Here’s an easy-to-follow checklist to boost your Google Mobile ranks.
Google confirmed that it works on a page-by-page basis (in practice, that means that individual pages are evaluated rather than a whole site), and is binary, i.e the page can either be mobile-friendly or not, with no grades of mobile-friendliness.
Let’s see how you can prepare your website for the so-called “mobilegeddon”!
1 Take the mobile-friendly test
First off, you need to check if your pages are mobile-friendly.
1. Go to Site Audit in WebSite Auditor and press the Update Factors button.
2. Select Mobile-Friendly from the list of factors to be updated (you may have to add it to your preferred factors by clicking Add More Ranking Factors), and proceed with the update.
This way, you’ll see if your homepage passes Google’s test on mobile-friendliness.
To see if your landing pages are mobile-friendly:
1. Go to the Content Analysis module in the tool and select a page to analyze (for pages that have been analyzed already, simply click Update Analysis).
2. Under Encoding and Technical Factors, click Mobile-Friendly to see if the page passed the test or not, and check out the tips.
You can also see Google’s exact recommendations for you by clicking the link!
2 Pick your mobile-friendly solution
If your pages failed the mobile-friendly test, you’d probably want to solve that by April 21st to keep you mobile ranks safe. If you’re using a content management system, the quick and inexpensive way to go mobile would be to use responsive CMS templates and themes.Google has a pretty detailed guide on customizing your website software to make your website themes and templates mobile-friendly, with step-by-step tutorials depending on the kind of software you’re using.
Alternatively, you can build a mobile version of the site yourself (or hire a developer to do that for you). This option is more expensive and time-consuming — but it also offers more freedom in choosing how exactly your mobile site will work.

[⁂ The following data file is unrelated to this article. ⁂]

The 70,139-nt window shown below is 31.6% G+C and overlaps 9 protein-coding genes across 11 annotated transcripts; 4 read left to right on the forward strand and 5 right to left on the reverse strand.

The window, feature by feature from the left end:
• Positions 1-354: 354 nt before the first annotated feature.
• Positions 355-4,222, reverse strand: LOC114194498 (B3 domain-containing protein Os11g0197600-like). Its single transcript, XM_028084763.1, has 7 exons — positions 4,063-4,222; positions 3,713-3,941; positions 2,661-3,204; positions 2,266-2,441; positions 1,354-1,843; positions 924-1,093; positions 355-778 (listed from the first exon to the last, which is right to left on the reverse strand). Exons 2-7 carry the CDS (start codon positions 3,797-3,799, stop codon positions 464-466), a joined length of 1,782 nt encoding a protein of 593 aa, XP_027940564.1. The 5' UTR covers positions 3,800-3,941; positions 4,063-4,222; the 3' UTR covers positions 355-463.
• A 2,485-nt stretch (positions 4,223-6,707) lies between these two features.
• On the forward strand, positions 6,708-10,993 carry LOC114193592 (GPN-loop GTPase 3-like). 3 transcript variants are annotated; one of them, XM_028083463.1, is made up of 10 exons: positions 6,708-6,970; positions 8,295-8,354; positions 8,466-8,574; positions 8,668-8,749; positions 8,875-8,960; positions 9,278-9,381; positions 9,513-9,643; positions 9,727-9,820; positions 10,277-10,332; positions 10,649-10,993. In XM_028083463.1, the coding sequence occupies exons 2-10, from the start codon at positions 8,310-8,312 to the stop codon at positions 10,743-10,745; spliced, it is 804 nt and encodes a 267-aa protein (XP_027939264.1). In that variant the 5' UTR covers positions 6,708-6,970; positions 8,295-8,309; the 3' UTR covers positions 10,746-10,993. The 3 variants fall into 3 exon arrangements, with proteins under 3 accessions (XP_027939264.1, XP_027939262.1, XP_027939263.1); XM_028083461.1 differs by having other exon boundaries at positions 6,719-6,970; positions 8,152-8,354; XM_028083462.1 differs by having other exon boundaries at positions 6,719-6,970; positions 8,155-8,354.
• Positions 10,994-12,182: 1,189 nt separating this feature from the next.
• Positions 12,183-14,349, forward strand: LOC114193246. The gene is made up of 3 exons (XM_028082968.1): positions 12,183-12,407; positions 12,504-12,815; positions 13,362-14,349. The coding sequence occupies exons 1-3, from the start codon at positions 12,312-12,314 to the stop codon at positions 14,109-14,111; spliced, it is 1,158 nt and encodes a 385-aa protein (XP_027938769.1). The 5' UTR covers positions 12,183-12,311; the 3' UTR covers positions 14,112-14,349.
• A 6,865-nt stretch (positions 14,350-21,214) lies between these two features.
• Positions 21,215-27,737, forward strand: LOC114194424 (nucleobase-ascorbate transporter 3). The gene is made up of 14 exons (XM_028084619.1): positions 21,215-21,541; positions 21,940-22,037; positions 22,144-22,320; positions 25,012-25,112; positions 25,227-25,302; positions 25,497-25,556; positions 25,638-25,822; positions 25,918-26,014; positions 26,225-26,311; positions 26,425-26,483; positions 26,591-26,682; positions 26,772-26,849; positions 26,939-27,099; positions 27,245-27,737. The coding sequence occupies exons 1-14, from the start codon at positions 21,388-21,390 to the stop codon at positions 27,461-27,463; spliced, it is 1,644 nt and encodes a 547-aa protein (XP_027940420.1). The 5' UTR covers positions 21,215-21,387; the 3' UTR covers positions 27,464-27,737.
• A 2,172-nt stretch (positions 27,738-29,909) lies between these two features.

- Responsive design: the page’s URL and HTML remain the same, but the page detects the user’s device and adapts its layout to it, ensuring an optimal viewing experience.
- Dynamic serving: the page’s URL remains unchanged, but a different version of the page is displayed depending on the kind of device.
- A separate mobile website: the mobile user gets automatically redirected to the mobile version of the site (usually a subdomain).
Whichever approach you go with, remember to make it easy for mobile users to complete the important actions – read posts, add products to the shopping cart, or proceed to checkout.
3 Avoid Common Mistakes
As you work on your site’s mobile version, remember to avoid certain common mistakes. Google offers pretty straightforward instructions on how to detect and fix these issues.
- Unplayable content. Some webpages include video or audio files that are unplayable on smartphones, e.g. if they require Flash (which is not commonly supported by mobile devices). Keep your media playable on every device to ensure a positive user experience for all kinds of visitors.
Faulty redirects (applicable if you have a separate URL for the mobile version of your site). Some mobile sites do not have the redirects from the desktop version of the site to the mobile version set up correctly — the redirects may be always taking the visitor to the mobile homepage, for example. Redirects from each desktop URL must be taking your mobile users to the respective mobile URL.
- Mobile-only 404s. Some sites may have a valid version of a certain page for desktop users, but throw a 404 for visitors accessing the mobile version of the same URL. Google strongly recommends redirecting mobile users to an equivalent mobile page instead.
- App download interstitials. If you have an app available as an alternative to your mobile site, and are promoting the app to your mobile visitors, remember to make sure the ad doesn’t interfere with the usage of the site. Otherwise, it can cause indexing issues and have a negative impact on user experience. Google suggests using a simple banner to promote your app rather than interstitials blocking users from navigating the site and completing tasks.
- Irrelevant cross-links (applicable if you have a separate URL for the mobile version of your site). The recommended practice here is that all internal links within the mobile version of the site should lead to mobile URLs and not to desktop-optimized pages, especially when mobile versions of these pages are available.
- Slow mobile pages. Page load speed is one of the major user experience factors, especially for mobile users. Google’s Bryan McQuade has some actionable advice on making your mobile pages load in under a second — feel free to check it out.
4 Track mobile rankings
Check your mobile rankings today, before Google has launched its new algorithm, and remember to keep monitoring them after the update rolls out. Remember to keep an eye on competitors’ mobile rankings as well to see how well their ranks respond to Google’s algo update.
How-to: In Rank Tracker, go to Preferences -> Preferred Search Engines and selectGoogle Mobile under your country’s folder. Right-click the header of any column in your workspace to add a respective column to your view, and hit Check Rankings.
Now that you know the exact steps to follow, it’s time you acted on them!
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